Fracking has risks, says water commissioner
Published March 18, 2014
ROCHESTER HILLS — Gas and oil drilling may carry risks to health and the water supply, said Oakland County Water Resources Commissioner Jim Nash.
“They are not doing a lot of fracking in Oakland County,” Nash said at a town hall meeting March 11 at Rochester High School. “They tell us they are not going to, but they tell us a lot of things. If there is one drill near you, chances are you won’t have an accident. If there are a thousand, you will have an accident. The potential for contamination is huge.”
Fracking — a type of drilling where fractures below the earth’s surface are opened and widened by injecting chemicals and liquids at high pressure — has been linked by some environmentalists to the contamination of ground water and risks to air quality.
According to Rochester Hills Mayor Bryan Barnett, approximately 400 city residents in eight neighborhoods near Tienken Road have signed leases with Jordan Development Co. for gas and oil drilling on their property.
City officials have signed leases for three city property sites in Rochester Hills: Tienken Park, near Rochester Adams High School; Nowicki Park, off Adams Road; and the Van Hoosen Jones Stony Creek Cemetery, off of Tienken Road. According to the terms of the leases with Jordan Development, no fracking will be allowed in Rochester Hills, Barnett said, and individual homeowners cannot be restricted in signing drilling leases.
Nash said Michigan is a prime candidate for fracking and that drilling will bring unwanted truck traffic and possible dangers.
“We have the perfect sand for this,” he said. “This is going to be in our community. It will be near us, with truck after truck after truck of incredibly powerful chemicals. In some counties in Michigan, they are pulling water out of places they shouldn’t pull water out of, and large areas are losing their fresh water.”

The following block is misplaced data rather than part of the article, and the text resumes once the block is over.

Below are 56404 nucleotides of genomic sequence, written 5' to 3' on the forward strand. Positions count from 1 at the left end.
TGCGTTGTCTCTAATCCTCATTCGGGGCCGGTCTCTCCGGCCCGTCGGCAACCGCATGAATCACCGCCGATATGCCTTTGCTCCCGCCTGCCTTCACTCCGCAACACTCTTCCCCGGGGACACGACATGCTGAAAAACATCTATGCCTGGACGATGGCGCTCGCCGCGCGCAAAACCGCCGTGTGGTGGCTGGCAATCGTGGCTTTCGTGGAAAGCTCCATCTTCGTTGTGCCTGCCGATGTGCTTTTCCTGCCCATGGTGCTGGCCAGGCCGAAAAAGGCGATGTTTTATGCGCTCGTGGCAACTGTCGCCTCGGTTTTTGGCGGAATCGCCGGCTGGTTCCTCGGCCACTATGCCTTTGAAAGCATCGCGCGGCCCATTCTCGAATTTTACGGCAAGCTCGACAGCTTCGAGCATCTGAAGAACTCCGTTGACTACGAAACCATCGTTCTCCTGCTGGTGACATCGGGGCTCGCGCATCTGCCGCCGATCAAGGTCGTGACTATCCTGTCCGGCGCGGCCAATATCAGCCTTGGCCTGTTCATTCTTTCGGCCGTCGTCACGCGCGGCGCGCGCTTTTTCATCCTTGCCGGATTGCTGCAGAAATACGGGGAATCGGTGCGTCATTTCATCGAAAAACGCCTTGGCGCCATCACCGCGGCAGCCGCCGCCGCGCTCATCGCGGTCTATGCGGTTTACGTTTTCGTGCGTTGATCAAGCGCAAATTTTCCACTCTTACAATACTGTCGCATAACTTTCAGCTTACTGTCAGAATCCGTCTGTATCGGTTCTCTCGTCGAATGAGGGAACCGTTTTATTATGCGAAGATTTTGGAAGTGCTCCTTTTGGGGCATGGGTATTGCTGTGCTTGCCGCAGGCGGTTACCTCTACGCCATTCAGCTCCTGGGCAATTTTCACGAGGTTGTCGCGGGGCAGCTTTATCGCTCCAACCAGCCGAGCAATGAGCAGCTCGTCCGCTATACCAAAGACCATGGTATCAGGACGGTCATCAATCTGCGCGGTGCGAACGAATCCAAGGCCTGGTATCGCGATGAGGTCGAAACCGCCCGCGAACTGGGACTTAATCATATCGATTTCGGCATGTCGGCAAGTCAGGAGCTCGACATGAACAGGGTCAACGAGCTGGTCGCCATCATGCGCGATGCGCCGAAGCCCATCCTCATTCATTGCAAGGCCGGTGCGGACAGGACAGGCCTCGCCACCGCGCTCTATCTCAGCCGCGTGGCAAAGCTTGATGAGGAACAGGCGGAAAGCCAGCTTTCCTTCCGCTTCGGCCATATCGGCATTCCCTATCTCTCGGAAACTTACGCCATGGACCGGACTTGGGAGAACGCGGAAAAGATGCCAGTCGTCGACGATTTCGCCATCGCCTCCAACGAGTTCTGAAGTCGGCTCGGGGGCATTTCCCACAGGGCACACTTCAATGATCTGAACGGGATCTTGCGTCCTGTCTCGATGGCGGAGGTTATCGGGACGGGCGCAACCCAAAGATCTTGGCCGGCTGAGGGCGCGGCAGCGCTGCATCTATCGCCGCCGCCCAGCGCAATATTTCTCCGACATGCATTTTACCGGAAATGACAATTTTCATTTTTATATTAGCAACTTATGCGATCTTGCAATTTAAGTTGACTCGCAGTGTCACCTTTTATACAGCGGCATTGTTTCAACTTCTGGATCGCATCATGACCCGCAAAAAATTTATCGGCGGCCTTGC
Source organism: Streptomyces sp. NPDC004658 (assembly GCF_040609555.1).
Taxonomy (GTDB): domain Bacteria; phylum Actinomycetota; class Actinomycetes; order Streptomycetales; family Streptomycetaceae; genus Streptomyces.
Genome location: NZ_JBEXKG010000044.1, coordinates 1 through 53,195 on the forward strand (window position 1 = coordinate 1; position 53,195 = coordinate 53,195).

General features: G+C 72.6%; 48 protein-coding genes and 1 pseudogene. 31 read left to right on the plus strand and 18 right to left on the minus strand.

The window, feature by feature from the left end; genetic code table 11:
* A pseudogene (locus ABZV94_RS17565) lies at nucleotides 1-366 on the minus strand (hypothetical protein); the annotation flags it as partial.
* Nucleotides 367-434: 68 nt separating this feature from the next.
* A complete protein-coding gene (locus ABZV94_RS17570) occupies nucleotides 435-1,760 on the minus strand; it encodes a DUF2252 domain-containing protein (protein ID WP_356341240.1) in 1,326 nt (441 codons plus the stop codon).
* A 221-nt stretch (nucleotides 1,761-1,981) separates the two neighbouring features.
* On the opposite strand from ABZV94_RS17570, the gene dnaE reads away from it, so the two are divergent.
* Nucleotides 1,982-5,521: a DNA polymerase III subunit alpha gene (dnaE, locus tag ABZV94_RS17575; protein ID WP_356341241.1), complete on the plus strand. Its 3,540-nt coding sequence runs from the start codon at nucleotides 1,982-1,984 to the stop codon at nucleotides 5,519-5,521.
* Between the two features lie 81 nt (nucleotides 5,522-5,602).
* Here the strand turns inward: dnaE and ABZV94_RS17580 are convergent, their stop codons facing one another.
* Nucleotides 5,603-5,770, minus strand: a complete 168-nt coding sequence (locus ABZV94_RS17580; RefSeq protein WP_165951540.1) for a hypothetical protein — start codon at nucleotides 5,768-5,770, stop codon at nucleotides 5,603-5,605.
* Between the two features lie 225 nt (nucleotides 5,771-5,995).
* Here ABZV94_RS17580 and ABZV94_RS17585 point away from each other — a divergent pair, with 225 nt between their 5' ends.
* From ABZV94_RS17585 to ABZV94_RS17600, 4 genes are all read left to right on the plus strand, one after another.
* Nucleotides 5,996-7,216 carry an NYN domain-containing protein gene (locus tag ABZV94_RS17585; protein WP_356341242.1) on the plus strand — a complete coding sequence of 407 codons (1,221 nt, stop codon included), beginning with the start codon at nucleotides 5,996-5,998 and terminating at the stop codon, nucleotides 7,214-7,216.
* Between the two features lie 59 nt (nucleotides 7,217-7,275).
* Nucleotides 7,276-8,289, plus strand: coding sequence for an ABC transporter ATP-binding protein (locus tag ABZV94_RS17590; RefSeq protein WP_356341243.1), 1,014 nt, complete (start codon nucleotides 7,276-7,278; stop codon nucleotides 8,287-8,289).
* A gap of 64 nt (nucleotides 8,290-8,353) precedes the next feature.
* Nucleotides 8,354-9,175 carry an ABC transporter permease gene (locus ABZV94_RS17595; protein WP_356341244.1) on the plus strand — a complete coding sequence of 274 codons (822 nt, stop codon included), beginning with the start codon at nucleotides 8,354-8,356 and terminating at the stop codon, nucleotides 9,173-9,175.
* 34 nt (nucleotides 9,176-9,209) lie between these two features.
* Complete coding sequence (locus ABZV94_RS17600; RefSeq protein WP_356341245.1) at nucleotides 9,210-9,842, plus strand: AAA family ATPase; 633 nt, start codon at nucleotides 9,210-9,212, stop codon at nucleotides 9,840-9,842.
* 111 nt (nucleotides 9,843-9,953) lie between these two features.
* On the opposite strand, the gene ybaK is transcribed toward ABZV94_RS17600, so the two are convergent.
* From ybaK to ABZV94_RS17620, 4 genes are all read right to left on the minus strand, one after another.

Megan Barnes, an attorney who lives in Rochester Hills, near Adams and Tienken roads, said Jordan Development officials spoke at her neighborhood meeting recently about leasing a commons area for drilling.
“Ninety-four percent of the neighbors voted against it,” said Barnes, a member of the activist group Don’t Drill the Hills. “We decided we didn’t want this and formed this group,” she said. “We go to City Council meetings — we press them for ordinances. We are trying to get our message across that we don’t want this here in our local town.”
But city officials say their hands are tied.
“There is very little regulatory (power) at the local level,” said Rochester Hills City Council member Mark Tisdale. City leases for drilling on city property gave the city more control over future drilling, Tisdale said.
Compulsory pooling, if a non-specified percentage of landowners in a collection of parcels sign drilling leases, could be enforced, he said. “We would have to participate at one-eighth (royalty) instead of one-sixth,” he said. “If we didn’t sign the lease, there may have been extraction here anyway. ”
Nash warned against unintended consequences of drilling in Oakland County.
“Accidents happen,” he said. “Drilling used to be in unpopulated areas and had not much impact. Here, there will be an impact.”
Michigan is well known for oil and gas production, according to Ben Brower, vice president of Jordan Management Co., which is based in Traverse City and which owns West Bay Exploration Co.
“We are 17th out of 33 for oil and 10th for gas (in the country). My company operates about 450 wells in the state. Most are gas wells,” he said late last year.
Brower said a 2003 well drilled on a 40-acre site near Crooks and Square Lake roads has generated $10 million in royalties. “You have multiple properties that would fall in that category if we found oil,” he said previously. “We certainly can’t promise it, but this is an example close to your community.”
Brower said in October that many Rochester Hills residents had been contacted by Jordan Development and were receptive to gas and oil leases on their personal properties. “Hardly anybody is telling us no,” Brower said then. “Most people are favorable.”
However, Barnett said the city has heard from a number of concerned residents about the matter.
“Ultimately, it is a private property decision that each person is going to make,” Barnett said previously. “We are trying to educate and look at concerns.”
According to Brower, Jordan Development will not use high volume hydraulic fracturing to recover hydrocarbons.
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